Monbiot.com � Looking for Trouble: "Forget, for a moment, the fragility of the Arctic environment and the likely consequences of a spill there. Forget the dangers of deepwater drilling in a strait plagued by storms and icebergs, and the difficulties –greater than in the Gulf of Mexico - of capping a leaking well there. There’s an even bigger question raised by a British company’s discovery of oil off the coast of Greenland(1). It’s the same question that’s invoked by the decision the British government is expected to make today (Tuesday): to allow exploration wells to be drilled in deep waters to the west of the Shetland islands(2). Why the heck are we prospecting for new oil anyway?
It’s not a difficult issue to grasp. If we burn just 60% of current global reserves of fossil fuels, we produce two degrees of warming(3). We cannot afford to use what has already been discovered, let alone to find more."
Thursday, September 23, 2010
Death by Car-capitalism's drive to carmageddon: news & comments: "The Natural Resources Defense Council, the woefully mis-named Big Green group, thinks cars-first transportation is compatible with a decent human future. While noting the preciousness of petroleum, NRDC Executive Director Peter Lehner peddles the notion that getting to work and fetching groceries using 1.5-ton steel, plastic, and lithium boxes is somehow something that doesn’t scream NATURAL RESOURCES WASTE.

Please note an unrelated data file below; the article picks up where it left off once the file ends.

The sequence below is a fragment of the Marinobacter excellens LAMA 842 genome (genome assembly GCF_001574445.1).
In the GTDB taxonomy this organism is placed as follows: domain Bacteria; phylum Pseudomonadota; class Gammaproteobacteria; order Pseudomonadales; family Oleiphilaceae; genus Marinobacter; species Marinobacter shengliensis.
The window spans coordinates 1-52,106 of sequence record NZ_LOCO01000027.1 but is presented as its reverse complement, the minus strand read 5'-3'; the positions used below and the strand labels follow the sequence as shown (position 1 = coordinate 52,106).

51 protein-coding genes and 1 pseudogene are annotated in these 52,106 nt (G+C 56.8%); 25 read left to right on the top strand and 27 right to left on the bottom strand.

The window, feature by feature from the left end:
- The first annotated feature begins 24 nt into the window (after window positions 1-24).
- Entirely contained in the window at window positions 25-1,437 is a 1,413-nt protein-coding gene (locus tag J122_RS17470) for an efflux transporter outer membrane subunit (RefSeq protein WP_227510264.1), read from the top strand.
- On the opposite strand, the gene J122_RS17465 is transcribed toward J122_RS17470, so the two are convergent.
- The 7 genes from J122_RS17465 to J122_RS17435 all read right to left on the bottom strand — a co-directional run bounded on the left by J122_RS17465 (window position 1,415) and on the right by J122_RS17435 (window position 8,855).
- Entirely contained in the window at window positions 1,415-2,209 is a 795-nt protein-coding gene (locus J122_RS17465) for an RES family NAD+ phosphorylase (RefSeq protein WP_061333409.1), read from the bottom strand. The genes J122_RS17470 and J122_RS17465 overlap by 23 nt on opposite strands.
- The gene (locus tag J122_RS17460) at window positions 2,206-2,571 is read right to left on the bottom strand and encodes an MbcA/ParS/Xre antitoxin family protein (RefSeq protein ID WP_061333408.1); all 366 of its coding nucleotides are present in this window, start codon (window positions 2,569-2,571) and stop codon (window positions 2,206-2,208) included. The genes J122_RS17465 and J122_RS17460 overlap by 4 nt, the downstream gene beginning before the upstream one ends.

at 10:48 PM
Tuesday, September 14, 2010
Global Economic Crisis � Iraq War Will Cost the American Economy $3 Trillion: "In 2008, two distinguished academicians, Nobel Prize winning economist� Joseph Stiglitz� and his colleague, Linda Bilmes from Harvard University, published the most comprehensive analysis of the actual cost, current and future, of America’s Iraqi adventure. Their conclusion, published in 2008, was that the ultimate expenditures of the American taxpayers due to the Iraq war and its aftermath will be at least $3 trillion. They labeled their study, quite appropriately, “The Three Trillion Dollar War.”"
at 9:01 PM
Saturday, September 4, 2010
This photograph made available on August 19 and taken on August 5, 2010 during an aerial survey organized by environment group Greenpeace, shows a logged over area in the vast track of pulp wood concession operating in the mountains of Jambi province in Indonesia's Sumatra island. Norway agreed on August 19
Photograph by: ROMEO GACAD/AFP/Getty Images
Disasters show 'screaming' need for action - climate chief: "GENEVA - UN climate chief Christiana Figueres on Thursday warned that a string of weather calamities showed the deepening urgency to forge a breakthrough deal on global warming this year.
Speaking before some 40 countries were to address finance, an issue that has helped hamstring UN climate talks, Figueres said floods in Pakistan, fires in Russia and other weather disasters had been a shocking wakeup call."
at 10:06 AM